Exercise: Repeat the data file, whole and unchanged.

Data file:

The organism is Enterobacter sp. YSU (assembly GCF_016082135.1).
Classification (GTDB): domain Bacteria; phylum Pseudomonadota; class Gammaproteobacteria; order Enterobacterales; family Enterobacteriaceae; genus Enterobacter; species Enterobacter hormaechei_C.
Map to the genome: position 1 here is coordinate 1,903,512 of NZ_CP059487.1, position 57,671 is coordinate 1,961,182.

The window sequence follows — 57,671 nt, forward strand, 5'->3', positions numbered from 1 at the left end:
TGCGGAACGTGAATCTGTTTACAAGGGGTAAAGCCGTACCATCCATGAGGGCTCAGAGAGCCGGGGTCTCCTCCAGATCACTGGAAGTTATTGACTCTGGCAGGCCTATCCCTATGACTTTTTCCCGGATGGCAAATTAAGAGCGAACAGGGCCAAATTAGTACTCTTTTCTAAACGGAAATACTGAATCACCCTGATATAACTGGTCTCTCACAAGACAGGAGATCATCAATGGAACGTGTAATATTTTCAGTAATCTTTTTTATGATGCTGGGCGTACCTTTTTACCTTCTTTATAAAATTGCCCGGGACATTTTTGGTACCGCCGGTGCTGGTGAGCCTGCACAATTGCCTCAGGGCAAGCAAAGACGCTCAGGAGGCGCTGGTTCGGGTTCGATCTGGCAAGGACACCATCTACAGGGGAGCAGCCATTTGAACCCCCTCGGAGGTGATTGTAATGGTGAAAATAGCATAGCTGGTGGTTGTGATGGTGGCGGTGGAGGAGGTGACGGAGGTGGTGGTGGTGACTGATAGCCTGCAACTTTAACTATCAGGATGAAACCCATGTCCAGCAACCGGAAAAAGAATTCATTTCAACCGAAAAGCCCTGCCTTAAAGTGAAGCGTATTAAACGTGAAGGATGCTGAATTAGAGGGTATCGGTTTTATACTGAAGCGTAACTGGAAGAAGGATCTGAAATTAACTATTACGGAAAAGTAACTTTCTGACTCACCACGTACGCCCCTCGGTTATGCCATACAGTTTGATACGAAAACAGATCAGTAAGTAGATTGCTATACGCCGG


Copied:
The organism is Enterobacter sp. YSU (assembly GCF_016082135.1).
Classification (GTDB): domain Bacteria; phylum Pseudomonadota; class Gammaproteobacteria; order Enterobacterales; family Enterobacteriaceae; genus Enterobacter; species Enterobacter hormaechei_C.
Map to the genome: position 1 here is coordinate 1,903,512 of NZ_CP059487.1, position 57,671 is coordinate 1,961,182.

The window sequence follows — 57,671 nt, forward strand, 5'->3', positions numbered from 1 at the left end:
TGCGGAACGTGAATCTGTTTACAAGGGGTAAAGCCGTACCATCCATGAGGGCTCAGAGAGCCGGGGTCTCCTCCAGATCACTGGAAGTTATTGACTCTGGCAGGCCTATCCCTATGACTTTTTCCCGGATGGCAAATTAAGAGCGAACAGGGCCAAATTAGTACTCTTTTCTAAACGGAAATACTGAATCACCCTGATATAACTGGTCTCTCACAAGACAGGAGATCATCAATGGAACGTGTAATATTTTCAGTAATCTTTTTTATGATGCTGGGCGTACCTTTTTACCTTCTTTATAAAATTGCCCGGGACATTTTTGGTACCGCCGGTGCTGGTGAGCCTGCACAATTGCCTCAGGGCAAGCAAAGACGCTCAGGAGGCGCTGGTTCGGGTTCGATCTGGCAAGGACACCATCTACAGGGGAGCAGCCATTTGAACCCCCTCGGAGGTGATTGTAATGGTGAAAATAGCATAGCTGGTGGTTGTGATGGTGGCGGTGGAGGAGGTGACGGAGGTGGTGGTGGTGACTGATAGCCTGCAACTTTAACTATCAGGATGAAACCCATGTCCAGCAACCGGAAAAAGAATTCATTTCAACCGAAAAGCCCTGCCTTAAAGTGAAGCGTATTAAACGTGAAGGATGCTGAATTAGAGGGTATCGGTTTTATACTGAAGCGTAACTGGAAGAAGGATCTGAAATTAACTATTACGGAAAAGTAACTTTCTGACTCACCACGTACGCCCCTCGGTTATGCCATACAGTTTGATACGAAAACAGATCAGTAAGTAGATTGCTATACGCCGG